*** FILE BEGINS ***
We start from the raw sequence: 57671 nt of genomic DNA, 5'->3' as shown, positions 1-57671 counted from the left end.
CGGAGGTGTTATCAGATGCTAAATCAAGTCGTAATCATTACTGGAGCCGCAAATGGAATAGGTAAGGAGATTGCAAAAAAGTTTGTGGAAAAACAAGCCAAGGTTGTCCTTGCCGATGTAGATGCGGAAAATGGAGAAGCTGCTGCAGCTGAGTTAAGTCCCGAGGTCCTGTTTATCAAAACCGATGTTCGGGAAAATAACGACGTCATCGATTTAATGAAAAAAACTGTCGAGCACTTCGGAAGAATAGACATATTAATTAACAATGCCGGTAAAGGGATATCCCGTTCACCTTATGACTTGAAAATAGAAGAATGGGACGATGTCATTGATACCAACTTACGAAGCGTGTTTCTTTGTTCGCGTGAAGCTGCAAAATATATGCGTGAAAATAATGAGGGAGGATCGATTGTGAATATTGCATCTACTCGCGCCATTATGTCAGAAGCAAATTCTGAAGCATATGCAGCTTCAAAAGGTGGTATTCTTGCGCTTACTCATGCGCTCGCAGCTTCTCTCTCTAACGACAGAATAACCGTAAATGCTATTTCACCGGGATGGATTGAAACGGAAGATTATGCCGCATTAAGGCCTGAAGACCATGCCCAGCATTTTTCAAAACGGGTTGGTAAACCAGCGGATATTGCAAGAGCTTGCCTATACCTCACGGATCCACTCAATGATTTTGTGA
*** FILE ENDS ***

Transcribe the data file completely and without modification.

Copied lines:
We start from the raw sequence: 57671 nt of genomic DNA, 5'->3' as shown, positions 1-57671 counted from the left end.
CGGAGGTGTTATCAGATGCTAAATCAAGTCGTAATCATTACTGGAGCCGCAAATGGAATAGGTAAGGAGATTGCAAAAAAGTTTGTGGAAAAACAAGCCAAGGTTGTCCTTGCCGATGTAGATGCGGAAAATGGAGAAGCTGCTGCAGCTGAGTTAAGTCCCGAGGTCCTGTTTATCAAAACCGATGTTCGGGAAAATAACGACGTCATCGATTTAATGAAAAAAACTGTCGAGCACTTCGGAAGAATAGACATATTAATTAACAATGCCGGTAAAGGGATATCCCGTTCACCTTATGACTTGAAAATAGAAGAATGGGACGATGTCATTGATACCAACTTACGAAGCGTGTTTCTTTGTTCGCGTGAAGCTGCAAAATATATGCGTGAAAATAATGAGGGAGGATCGATTGTGAATATTGCATCTACTCGCGCCATTATGTCAGAAGCAAATTCTGAAGCATATGCAGCTTCAAAAGGTGGTATTCTTGCGCTTACTCATGCGCTCGCAGCTTCTCTCTCTAACGACAGAATAACCGTAAATGCTATTTCACCGGGATGGATTGAAACGGAAGATTATGCCGCATTAAGGCCTGAAGACCATGCCCAGCATTTTTCAAAACGGGTTGGTAAACCAGCGGATATTGCAAGAGCTTGCCTATACCTCACGGATCCACTCAATGATTTTGTGA